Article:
Join Early Retirement Today
Reply
 
Thread Tools Search this Thread Display Modes
Need some help with Pension
Old 03-30-2009, 09:31 AM   #1
Recycles dryer sheets
crispus's Avatar
 
Join Date: Jun 2004
Posts: 168
Need some help with Pension

My wife's company is closing there local branch sometime this year. She will receive 2 years severance pay and a full pension. We are both going to be 55 this year and my wife is going to pursue a new employment as a manager.

Her pension offers the choice of a lump sum payment or non-cola monthly payments. Her estimate for lump sum is 387k and her life annuity for her only is $2277 per month. We would like to have some guidence on which one to take. Obviously if we choose lifetime payments to her and I the amount will go down, but I do not have the estimate on that amount.

Our only debt is our home $96k. Also her company will continue full health insurance till age 65.

Thanks Jeff
__________________

__________________
Of all tyrannies a tyranny sincerely exercised for the good of its victims may be the most oppressive. It may be better to live under robber barons than under omnipotent moral busybodies, The robber baron's cruelty may sometimes sleep, his cupidity may at some point be satiated; but those who torment us for own good will torment us without end, for they do so with the approval of their own conscience.
C.S. Lewis
crispus is offline   Reply With Quote
Join the #1 Early Retirement and Financial Independence Forum Today - It's Totally Free!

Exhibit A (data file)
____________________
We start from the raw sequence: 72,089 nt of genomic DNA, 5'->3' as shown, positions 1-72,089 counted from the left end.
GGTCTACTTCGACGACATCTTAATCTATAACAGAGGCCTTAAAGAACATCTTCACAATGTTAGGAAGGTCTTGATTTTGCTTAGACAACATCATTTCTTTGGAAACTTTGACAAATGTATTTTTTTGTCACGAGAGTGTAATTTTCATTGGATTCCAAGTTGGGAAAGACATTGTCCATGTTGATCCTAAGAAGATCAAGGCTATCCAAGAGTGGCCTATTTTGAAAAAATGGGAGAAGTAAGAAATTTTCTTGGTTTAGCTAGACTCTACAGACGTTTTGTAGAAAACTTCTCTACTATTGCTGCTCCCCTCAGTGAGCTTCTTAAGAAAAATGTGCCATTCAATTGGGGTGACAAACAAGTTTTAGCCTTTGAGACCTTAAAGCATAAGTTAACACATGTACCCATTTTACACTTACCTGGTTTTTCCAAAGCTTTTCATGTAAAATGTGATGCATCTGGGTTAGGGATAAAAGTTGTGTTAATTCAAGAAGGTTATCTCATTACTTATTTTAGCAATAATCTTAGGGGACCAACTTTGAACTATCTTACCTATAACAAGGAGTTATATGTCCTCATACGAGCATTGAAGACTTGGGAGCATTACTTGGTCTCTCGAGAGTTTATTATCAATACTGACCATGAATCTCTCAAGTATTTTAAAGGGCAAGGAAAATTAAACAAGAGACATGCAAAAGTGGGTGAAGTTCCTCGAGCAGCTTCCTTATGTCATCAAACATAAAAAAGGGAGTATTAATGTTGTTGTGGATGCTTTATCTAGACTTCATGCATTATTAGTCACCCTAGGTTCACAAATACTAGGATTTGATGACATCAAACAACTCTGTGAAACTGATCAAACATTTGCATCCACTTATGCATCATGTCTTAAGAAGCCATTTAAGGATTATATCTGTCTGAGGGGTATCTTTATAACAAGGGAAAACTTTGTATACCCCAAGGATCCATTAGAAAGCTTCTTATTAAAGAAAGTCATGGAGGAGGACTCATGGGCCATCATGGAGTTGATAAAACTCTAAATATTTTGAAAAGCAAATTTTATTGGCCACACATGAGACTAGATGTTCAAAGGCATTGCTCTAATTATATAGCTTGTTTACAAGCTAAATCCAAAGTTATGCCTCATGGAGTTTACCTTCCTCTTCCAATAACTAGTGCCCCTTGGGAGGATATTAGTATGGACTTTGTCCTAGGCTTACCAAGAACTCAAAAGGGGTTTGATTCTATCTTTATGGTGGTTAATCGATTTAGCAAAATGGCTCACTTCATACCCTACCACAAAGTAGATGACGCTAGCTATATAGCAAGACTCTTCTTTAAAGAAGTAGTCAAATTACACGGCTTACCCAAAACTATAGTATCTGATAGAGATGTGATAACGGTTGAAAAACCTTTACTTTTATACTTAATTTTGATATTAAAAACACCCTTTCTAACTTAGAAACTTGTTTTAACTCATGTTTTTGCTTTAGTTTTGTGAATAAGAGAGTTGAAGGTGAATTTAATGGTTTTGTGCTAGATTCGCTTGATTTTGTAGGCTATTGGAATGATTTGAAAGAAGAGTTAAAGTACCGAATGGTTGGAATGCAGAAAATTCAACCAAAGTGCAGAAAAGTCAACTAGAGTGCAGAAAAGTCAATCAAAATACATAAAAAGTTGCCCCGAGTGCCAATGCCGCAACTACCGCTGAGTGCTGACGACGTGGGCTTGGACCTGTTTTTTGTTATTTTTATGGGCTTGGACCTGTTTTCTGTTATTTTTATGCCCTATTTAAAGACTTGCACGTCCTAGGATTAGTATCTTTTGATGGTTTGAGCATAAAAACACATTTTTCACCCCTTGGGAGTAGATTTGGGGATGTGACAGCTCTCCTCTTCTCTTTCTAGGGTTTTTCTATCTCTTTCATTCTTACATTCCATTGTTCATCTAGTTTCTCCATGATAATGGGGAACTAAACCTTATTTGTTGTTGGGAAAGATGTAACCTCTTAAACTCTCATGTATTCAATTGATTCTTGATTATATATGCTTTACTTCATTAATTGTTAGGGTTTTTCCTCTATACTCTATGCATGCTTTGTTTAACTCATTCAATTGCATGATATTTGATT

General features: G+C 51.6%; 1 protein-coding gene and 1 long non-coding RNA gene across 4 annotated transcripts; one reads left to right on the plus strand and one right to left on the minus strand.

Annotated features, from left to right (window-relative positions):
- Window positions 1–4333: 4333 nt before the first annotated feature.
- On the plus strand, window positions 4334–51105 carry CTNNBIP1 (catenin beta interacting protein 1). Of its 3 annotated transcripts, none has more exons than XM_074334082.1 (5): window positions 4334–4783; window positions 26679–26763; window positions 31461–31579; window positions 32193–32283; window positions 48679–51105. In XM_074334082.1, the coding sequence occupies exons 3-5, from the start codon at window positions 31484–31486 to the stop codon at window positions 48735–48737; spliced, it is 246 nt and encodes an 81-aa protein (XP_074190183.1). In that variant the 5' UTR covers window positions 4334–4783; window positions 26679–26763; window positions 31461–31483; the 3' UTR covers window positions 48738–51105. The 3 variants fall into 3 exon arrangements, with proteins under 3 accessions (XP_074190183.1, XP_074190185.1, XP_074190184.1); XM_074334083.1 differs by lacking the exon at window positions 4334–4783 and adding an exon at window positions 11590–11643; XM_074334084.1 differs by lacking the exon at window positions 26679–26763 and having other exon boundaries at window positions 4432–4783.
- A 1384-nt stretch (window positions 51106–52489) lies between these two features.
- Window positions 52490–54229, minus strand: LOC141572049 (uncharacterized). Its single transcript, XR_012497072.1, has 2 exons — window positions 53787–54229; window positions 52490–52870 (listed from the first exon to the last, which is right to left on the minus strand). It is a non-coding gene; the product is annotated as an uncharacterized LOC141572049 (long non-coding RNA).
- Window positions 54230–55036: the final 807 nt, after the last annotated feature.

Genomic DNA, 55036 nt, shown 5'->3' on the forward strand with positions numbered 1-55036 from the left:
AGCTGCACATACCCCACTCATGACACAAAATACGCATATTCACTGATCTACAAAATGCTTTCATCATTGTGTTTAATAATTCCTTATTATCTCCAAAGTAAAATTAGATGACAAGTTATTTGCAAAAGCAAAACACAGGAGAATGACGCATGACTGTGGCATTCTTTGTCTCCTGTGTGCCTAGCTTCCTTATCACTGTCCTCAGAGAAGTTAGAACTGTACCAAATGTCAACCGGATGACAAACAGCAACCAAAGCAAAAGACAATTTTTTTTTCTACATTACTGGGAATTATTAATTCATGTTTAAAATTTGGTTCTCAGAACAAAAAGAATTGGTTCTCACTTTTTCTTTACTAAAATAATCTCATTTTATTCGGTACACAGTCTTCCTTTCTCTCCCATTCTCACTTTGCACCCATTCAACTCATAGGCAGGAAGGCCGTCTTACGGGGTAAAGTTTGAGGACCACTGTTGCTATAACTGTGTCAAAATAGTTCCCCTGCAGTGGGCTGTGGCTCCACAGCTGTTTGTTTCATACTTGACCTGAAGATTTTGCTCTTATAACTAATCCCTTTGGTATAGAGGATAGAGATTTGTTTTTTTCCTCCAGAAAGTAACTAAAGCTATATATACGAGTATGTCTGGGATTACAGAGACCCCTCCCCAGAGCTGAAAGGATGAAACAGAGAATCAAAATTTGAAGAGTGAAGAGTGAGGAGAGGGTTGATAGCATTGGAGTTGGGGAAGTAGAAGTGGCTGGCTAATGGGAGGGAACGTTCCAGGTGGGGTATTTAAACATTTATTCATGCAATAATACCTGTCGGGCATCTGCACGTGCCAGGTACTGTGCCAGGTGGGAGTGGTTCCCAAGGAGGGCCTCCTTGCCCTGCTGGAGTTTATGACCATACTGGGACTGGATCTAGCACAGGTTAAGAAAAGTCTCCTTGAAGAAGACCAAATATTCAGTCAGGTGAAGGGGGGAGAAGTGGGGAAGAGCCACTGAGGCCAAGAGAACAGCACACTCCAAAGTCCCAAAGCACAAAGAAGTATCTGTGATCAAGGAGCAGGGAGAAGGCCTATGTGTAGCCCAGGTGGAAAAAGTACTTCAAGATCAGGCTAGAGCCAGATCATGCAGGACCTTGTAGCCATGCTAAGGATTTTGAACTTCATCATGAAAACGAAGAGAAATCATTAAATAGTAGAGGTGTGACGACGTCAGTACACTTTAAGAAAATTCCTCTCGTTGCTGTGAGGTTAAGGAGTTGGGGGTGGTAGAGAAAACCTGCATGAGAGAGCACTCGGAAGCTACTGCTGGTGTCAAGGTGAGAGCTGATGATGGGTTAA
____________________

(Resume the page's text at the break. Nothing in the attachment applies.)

Are you planning to be financially independent as early as possible so you can live life on your own terms? Discuss successful investing strategies, asset allocation models, tax strategies and other related topics in our online forum community. Our members range from young folks just starting their journey to financial independence, military retirees and even multimillionaires. No matter where you fit in you'll find that Early-Retirement.org is a great community to join. Best of all it's totally FREE!

You are currently viewing our boards as a guest so you have limited access to our community. Please take the time to register and you will gain a lot of great new features including; the ability to participate in discussions, network with our members, see fewer ads, upload photographs, create a retirement blog, send private messages and so much, much more!

Old 03-30-2009, 09:38 AM   #2
Moderator
ziggy29's Avatar
 
Join Date: Oct 2005
Location: Texas
Posts: 15,613
Quote:
Originally Posted by crispus View Post
Her pension offers the choice of a lump sum payment or non-cola monthly payments. Her estimate for lump sum is 387k and her life annuity for her only is $2277 per month. We would like to have some guidence on which one to take. Obviously if we choose lifetime payments to her and I the amount will go down, but I do not have the estimate on that amount.
4% a year off of $387,000 is $1290 a month versus $2277 from the pension (of which I'm very envious, I might add).

From a cash flow standpoint it would seem to make sense to take the pension (is there any COLA to it?) -- with the downside that it leaves nothing to your heirs if that's a concern. But I'd also want to see the joint-and-survivor payout amount. For a female pensioner I'd imagine the payout for survivor income is higher than it would be for a male pensioner.
__________________

__________________
"Hey, for every ten dollars, that's another hour that I have to be in the work place. That's an hour of my life. And my life is a very finite thing. I have only 'x' number of hours left before I'm dead. So how do I want to use these hours of my life? Do I want to use them just spending it on more crap and more stuff, or do I want to start getting a handle on it and using my life more intelligently?" -- Joe Dominguez (1938 - 1997)